Course Description: An introduction to medicinal chemistry. Topics include: design, discovery, and preparation of biologically active compounds; mode of action; structure-activity relationships; and combinatorial chemistry. Prerequisite: CHE 241. BMB 210 is recommended.
Instructor: Dr. Jennifer Muzyka, Olin 214, 238-5413, firstname.lastname@example.org
Office Hours: M 10:20-11:20; W 12:40-1:40; R 9-11; F 8-9. and by appointment. (my schedule)
Required Textbook: An Introduction to Medicinal Chemistry, (3rd ed) by Graham L. Patrick, Oxford, ISBN 0-19-927500-9.
Attendance: Attendance is mandatory. As this course carries 1 credit hour, you are allowed one excused absence for the term. Any unexcused absence will result in a lower grade.
Participation: You will be graded on your contribution to the class in the form of discussion and attendance (you will lose points for unexcused absences). Showing up for class and being attentive will earn you a participation grade of C. Asking reasonable questions that show basic familiarity of reading assignments will earn you a B. Participation grades of A will be given to those students who ask probing questions and make observations that show connections between the topic at hand and other areas of interest. You will also be responsible for writing evaluations of your classmates' presentations.
Presentation: Each student will give a 10 minute presentation of a journal article on medicinal chemistry. You must consult with the instructor to obtain approval about your topic in advance. You will submit a detailed outline of your presentation and the pdf file of your article for your colleagues a week prior to the presentation date (worth 10% of the presentation grade). On the day before your presentation, you will submit an abstract of your talk for class distribution (worth 15% of the presentation grade) as well as your PowerPoint presentation (which will be posted online).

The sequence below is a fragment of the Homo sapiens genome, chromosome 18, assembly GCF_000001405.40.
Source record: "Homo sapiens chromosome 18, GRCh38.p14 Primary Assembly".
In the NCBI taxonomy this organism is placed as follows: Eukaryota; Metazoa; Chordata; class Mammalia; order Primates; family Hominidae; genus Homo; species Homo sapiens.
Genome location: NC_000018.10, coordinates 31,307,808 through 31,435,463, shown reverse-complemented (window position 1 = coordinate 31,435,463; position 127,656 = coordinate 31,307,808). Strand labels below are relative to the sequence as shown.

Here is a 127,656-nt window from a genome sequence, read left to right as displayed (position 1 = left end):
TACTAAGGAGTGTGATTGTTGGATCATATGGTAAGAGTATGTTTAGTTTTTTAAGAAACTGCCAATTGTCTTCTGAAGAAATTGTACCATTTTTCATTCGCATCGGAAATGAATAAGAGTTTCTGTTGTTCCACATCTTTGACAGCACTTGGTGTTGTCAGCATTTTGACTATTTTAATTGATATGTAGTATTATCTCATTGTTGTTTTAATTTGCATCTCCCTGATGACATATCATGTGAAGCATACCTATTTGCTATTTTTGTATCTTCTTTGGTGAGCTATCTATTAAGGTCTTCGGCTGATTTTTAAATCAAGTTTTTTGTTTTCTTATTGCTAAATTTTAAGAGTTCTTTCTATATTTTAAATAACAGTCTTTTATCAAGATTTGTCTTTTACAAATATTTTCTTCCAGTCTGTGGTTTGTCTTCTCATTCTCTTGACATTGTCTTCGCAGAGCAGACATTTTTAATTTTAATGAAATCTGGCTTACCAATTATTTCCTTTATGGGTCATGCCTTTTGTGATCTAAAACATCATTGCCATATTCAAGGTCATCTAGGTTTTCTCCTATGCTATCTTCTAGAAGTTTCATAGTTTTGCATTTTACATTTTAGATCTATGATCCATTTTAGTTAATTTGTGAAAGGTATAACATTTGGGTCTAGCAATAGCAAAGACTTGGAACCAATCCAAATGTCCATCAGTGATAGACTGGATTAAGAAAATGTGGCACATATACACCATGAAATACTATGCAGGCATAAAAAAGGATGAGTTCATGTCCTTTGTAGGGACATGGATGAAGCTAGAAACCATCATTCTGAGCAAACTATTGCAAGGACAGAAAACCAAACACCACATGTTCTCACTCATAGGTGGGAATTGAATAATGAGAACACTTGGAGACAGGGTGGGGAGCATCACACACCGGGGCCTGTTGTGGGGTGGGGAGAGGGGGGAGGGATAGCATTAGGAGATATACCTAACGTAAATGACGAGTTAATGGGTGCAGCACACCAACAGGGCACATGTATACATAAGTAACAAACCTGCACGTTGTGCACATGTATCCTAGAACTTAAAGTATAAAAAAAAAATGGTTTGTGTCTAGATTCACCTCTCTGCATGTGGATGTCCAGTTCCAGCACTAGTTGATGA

Paper: Each student will write an 8-10 page paper on the same topic as his or her presentation. Students are encouraged to submit rough drafts of their papers for comments. The paper is due the Friday following the presentation.
Final. There will be a written final for the course. The final will cover the overview of concepts presented by the instructors, information from the student talks, and material presented by an outside speaker. You will be encouraged to submit potential questions from your talks.
Classroom Atmosphere and Dynamics: Please keep in mind that you will be asked to critique your colleagues' presentations. You should be courteous and respectful. Questions should be asked and answered with civility. Criticisms should be voiced tactfully and received with an open mind.
Plagiarism and Academic Dishonesty: Misrepresentation of someone else’s work as your own is a serious breach of academic honesty. All cases of academic dishonesty will be reported to the Associate Dean, who may further refer them to the student judiciary. Consult the Student Handbook or the online version for more information.
|1||Feb. 8||Drug Targets||2,4,5|
|2||10||Drug Discovery: Finding a Lead||9|
|3||22||Drug design: optimizing target interactions||10|
|4||March 1||Quantitative structure-activity relationships (QSAR)||13|
|6||15||Computers in Medicinal Chemistry||15|
|8||April 5||Student presentations 1-4|
|9||12||Student presentations 5-8|
|10||19||Student presentations 9-12|
|11||26||Student presentations 13-16|
|12||May 3||Student presentations 17-20|
|13||10||Student presentations 21-24|
|Friday, May 12||Final Exam, 7-10 pm|